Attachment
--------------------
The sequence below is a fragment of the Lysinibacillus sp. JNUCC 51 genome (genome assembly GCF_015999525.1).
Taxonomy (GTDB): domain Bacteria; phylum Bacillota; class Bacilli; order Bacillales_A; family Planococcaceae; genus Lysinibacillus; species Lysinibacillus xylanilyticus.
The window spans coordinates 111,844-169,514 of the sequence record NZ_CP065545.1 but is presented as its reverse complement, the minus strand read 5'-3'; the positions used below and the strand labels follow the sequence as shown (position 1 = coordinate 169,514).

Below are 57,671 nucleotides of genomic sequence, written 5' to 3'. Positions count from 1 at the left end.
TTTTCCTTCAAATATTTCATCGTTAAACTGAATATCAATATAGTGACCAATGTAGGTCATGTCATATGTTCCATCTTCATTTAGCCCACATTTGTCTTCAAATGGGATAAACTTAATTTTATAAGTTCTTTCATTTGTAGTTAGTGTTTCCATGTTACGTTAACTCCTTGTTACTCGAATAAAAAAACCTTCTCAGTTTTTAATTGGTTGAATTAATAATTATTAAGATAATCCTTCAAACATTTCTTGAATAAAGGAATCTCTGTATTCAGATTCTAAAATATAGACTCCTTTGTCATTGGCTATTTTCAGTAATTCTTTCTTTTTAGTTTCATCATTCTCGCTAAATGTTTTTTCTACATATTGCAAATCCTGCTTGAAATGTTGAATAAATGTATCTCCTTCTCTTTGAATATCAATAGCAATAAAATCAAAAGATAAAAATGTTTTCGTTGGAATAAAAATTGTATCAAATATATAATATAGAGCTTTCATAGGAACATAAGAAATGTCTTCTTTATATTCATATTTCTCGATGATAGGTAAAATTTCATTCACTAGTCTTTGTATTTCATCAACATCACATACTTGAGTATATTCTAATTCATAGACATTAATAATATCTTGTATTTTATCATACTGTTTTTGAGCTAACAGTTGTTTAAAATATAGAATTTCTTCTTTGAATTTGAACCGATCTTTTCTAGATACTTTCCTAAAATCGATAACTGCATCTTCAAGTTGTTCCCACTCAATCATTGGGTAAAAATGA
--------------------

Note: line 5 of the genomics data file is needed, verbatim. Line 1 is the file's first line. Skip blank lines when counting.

TTTTCCTTCAAATATTTCATCGTTAAACTGAATATCAATATAGTGACCAATGTAGGTCATGTCATATGTTCCATCTTCATTTAGCCCACATTTGTCTTCAAATGGGATAAACTTAATTTTATAAGTTCTTTCATTTGTAGTTAGTGTTTCCATGTTACGTTAACTCCTTGTTACTCGAATAAAAAAACCTTCTCAGTTTTTAATTGGTTGAATTAATAATTATTAAGATAATCCTTCAAACATTTCTTGAATAAAGGAATCTCTGTATTCAGATTCTAAAATATAGACTCCTTTGTCATTGGCTATTTTCAGTAATTCTTTCTTTTTAGTTTCATCATTCTCGCTAAATGTTTTTTCTACATATTGCAAATCCTGCTTGAAATGTTGAATAAATGTATCTCCTTCTCTTTGAATATCAATAGCAATAAAATCAAAAGATAAAAATGTTTTCGTTGGAATAAAAATTGTATCAAATATATAATATAGAGCTTTCATAGGAACATAAGAAATGTCTTCTTTATATTCATATTTCTCGATGATAGGTAAAATTTCATTCACTAGTCTTTGTATTTCATCAACATCACATACTTGAGTATATTCTAATTCATAGACATTAATAATATCTTGTATTTTATCATACTGTTTTTGAGCTAACAGTTGTTTAAAATATAGAATTTCTTCTTTGAATTTGAACCGATCTTTTCTAGATACTTTCCTAAAATCGATAACTGCATCTTCAAGTTGTTCCCACTCAATCATTGGGTAAAAATGA